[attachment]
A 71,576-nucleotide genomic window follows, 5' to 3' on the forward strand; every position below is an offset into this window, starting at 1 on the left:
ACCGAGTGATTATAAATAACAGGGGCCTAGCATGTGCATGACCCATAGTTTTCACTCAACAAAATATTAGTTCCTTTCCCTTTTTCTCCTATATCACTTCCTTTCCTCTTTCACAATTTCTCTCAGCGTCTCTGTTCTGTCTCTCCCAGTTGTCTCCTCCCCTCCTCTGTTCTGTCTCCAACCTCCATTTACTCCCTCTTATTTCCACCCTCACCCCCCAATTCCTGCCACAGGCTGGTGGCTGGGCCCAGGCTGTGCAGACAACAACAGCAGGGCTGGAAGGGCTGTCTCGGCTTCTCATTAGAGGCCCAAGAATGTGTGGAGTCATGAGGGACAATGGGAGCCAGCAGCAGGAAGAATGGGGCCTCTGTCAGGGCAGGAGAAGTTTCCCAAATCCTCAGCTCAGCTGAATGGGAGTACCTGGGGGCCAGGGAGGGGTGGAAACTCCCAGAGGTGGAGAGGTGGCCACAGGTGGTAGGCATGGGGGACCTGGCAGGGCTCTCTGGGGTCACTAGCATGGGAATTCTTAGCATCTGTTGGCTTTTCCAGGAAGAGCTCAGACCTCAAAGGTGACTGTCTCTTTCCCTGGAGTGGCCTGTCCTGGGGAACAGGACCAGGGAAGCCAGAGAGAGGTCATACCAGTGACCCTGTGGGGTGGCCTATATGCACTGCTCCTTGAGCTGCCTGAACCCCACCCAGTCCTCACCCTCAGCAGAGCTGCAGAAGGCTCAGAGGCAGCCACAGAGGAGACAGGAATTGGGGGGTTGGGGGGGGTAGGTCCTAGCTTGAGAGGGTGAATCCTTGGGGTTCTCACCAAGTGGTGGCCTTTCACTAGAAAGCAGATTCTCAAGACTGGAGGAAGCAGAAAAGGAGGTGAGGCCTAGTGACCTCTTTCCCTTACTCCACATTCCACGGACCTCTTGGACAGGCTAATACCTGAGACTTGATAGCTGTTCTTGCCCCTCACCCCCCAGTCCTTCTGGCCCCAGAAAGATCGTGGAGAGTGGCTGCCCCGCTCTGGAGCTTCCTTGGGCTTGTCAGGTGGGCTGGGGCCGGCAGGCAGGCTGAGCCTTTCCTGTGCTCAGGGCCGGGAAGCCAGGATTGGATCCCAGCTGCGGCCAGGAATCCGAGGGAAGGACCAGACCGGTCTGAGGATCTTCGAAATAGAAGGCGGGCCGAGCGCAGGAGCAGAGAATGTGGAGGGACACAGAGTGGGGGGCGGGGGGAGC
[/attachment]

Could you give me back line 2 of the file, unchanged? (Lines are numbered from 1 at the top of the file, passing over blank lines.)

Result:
ACCGAGTGATTATAAATAACAGGGGCCTAGCATGTGCATGACCCATAGTTTTCACTCAACAAAATATTAGTTCCTTTCCCTTTTTCTCCTATATCACTTCCTTTCCTCTTTCACAATTTCTCTCAGCGTCTCTGTTCTGTCTCTCCCAGTTGTCTCCTCCCCTCCTCTGTTCTGTCTCCAACCTCCATTTACTCCCTCTTATTTCCACCCTCACCCCCCAATTCCTGCCACAGGCTGGTGGCTGGGCCCAGGCTGTGCAGACAACAACAGCAGGGCTGGAAGGGCTGTCTCGGCTTCTCATTAGAGGCCCAAGAATGTGTGGAGTCATGAGGGACAATGGGAGCCAGCAGCAGGAAGAATGGGGCCTCTGTCAGGGCAGGAGAAGTTTCCCAAATCCTCAGCTCAGCTGAATGGGAGTACCTGGGGGCCAGGGAGGGGTGGAAACTCCCAGAGGTGGAGAGGTGGCCACAGGTGGTAGGCATGGGGGACCTGGCAGGGCTCTCTGGGGTCACTAGCATGGGAATTCTTAGCATCTGTTGGCTTTTCCAGGAAGAGCTCAGACCTCAAAGGTGACTGTCTCTTTCCCTGGAGTGGCCTGTCCTGGGGAACAGGACCAGGGAAGCCAGAGAGAGGTCATACCAGTGACCCTGTGGGGTGGCCTATATGCACTGCTCCTTGAGCTGCCTGAACCCCACCCAGTCCTCACCCTCAGCAGAGCTGCAGAAGGCTCAGAGGCAGCCACAGAGGAGACAGGAATTGGGGGGTTGGGGGGGGTAGGTCCTAGCTTGAGAGGGTGAATCCTTGGGGTTCTCACCAAGTGGTGGCCTTTCACTAGAAAGCAGATTCTCAAGACTGGAGGAAGCAGAAAAGGAGGTGAGGCCTAGTGACCTCTTTCCCTTACTCCACATTCCACGGACCTCTTGGACAGGCTAATACCTGAGACTTGATAGCTGTTCTTGCCCCTCACCCCCCAGTCCTTCTGGCCCCAGAAAGATCGTGGAGAGTGGCTGCCCCGCTCTGGAGCTTCCTTGGGCTTGTCAGGTGGGCTGGGGCCGGCAGGCAGGCTGAGCCTTTCCTGTGCTCAGGGCCGGGAAGCCAGGATTGGATCCCAGCTGCGGCCAGGAATCCGAGGGAAGGACCAGACCGGTCTGAGGATCTTCGAAATAGAAGGCGGGCCGAGCGCAGGAGCAGAGAATGTGGAGGGACACAGAGTGGGGGGCGGGGGGAGC